On Monday, 30,000 teachers across 900 public schools are planning to go on strike in Los Angeles following a monthslong standoff over large class sizes and inadequate support and pay for teachers, counselors, and librarians.
Contract negotiations between the Los Angeles Unified School District and the city’s teachers union have stalled. Teachers have called for higher pay and more resources, and their union has cried foul over what it views as a disinvestment in public schools. The district has offered to raise teachers’ salaries by 6 percent over two years and include $105 million toward hiring new staff, the Los Angeles Times reported. But that hasn’t been enough for the union.
“I have taught in Compton and at Crenshaw High School. I have been in my own children’s classrooms. And I have visited hundreds of other schools. There is wonderful promise in the students at all of our schools,” United Teachers Los Angeles president Alex Caputo-Pearl wrote in the Times this week. “But although they are surrounded by wealth, students across the city are not getting what they deserve.”
Less than a year after the so-called #RedforEd movement erupted, with teachers in six predominantly red states demanding higher pay and more school funding, a strike in Los Angeles would leave more than 600,000 students—many of whom rely on schools for food and medical assistance—and their parents in a period of uncertainty. The Times reported that the district plans to keep schools open during the strike and has enlisted hundreds of substitutes and 2,000 district workers with teaching credentials to offer instruction, though it’s unclear what that instruction will look like.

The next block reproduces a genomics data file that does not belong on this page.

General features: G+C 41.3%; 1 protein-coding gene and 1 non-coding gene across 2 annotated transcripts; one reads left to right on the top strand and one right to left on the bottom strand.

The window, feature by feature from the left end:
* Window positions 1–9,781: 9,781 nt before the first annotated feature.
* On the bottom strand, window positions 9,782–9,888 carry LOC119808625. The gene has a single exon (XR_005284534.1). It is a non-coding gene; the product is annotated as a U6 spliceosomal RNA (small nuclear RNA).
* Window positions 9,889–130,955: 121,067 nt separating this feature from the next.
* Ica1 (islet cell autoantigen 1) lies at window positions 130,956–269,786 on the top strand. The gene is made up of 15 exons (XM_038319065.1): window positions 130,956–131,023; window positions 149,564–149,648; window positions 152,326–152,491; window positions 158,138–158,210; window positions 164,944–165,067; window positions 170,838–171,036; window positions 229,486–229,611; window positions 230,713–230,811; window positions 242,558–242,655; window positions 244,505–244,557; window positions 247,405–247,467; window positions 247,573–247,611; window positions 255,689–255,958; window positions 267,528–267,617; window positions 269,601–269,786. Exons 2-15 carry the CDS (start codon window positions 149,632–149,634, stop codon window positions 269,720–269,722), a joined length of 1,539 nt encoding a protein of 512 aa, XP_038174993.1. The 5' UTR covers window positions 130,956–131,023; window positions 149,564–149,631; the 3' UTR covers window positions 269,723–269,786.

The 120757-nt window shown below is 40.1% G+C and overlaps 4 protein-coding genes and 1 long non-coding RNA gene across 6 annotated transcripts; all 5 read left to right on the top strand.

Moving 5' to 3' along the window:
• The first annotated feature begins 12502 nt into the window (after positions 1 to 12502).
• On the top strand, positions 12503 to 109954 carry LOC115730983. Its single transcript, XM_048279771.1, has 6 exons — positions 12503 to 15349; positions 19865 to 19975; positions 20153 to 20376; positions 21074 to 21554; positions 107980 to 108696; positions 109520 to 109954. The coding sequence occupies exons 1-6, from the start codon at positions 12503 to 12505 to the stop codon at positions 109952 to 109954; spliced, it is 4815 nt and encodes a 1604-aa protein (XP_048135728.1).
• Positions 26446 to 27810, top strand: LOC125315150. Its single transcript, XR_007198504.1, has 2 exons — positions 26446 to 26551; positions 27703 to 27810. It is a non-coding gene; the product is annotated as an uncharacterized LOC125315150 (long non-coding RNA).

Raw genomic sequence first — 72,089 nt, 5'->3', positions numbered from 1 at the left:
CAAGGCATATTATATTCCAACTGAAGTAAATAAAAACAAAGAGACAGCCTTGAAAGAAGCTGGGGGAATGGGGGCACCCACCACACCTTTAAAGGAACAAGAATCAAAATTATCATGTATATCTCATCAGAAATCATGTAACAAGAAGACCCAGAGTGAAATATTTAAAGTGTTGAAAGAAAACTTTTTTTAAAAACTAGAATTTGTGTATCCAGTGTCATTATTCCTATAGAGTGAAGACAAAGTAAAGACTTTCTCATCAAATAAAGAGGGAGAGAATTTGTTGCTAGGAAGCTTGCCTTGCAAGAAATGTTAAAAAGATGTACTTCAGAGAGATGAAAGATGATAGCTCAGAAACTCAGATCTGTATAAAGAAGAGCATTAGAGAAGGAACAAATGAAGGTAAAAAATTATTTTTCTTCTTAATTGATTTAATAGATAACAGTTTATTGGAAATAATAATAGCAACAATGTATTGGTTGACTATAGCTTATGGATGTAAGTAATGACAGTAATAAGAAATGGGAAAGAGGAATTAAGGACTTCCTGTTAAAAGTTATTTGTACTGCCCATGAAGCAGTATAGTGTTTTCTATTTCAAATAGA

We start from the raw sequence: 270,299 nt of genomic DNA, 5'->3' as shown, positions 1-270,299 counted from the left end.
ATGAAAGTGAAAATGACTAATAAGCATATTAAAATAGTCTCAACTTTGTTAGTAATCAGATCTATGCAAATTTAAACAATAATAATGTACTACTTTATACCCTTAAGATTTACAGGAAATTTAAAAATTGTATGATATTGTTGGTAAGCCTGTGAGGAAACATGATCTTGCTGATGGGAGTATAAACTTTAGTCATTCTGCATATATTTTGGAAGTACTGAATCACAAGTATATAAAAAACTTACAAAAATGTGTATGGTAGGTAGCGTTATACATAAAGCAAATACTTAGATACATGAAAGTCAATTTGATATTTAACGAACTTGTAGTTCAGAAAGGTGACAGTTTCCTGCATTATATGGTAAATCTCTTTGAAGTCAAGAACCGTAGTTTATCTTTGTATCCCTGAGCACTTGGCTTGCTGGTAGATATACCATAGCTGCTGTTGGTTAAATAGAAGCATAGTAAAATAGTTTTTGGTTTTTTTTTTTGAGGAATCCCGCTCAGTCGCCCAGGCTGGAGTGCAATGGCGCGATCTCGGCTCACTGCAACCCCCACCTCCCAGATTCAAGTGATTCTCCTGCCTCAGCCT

Teachers were originally poised to strike as early as Thursday, but on Wednesday the union postponed the strike date until next week while it awaits a judge’s ruling on whether the union gave the district enough notice that its members wouldn’t work under the district’s contract.
I spoke to Pedro Noguera, an education professor at the University of California-Los Angeles and director of UCLA’s Center for the Transformation of Schools, about why the strike is happening and how it will resonate with teachers elsewhere.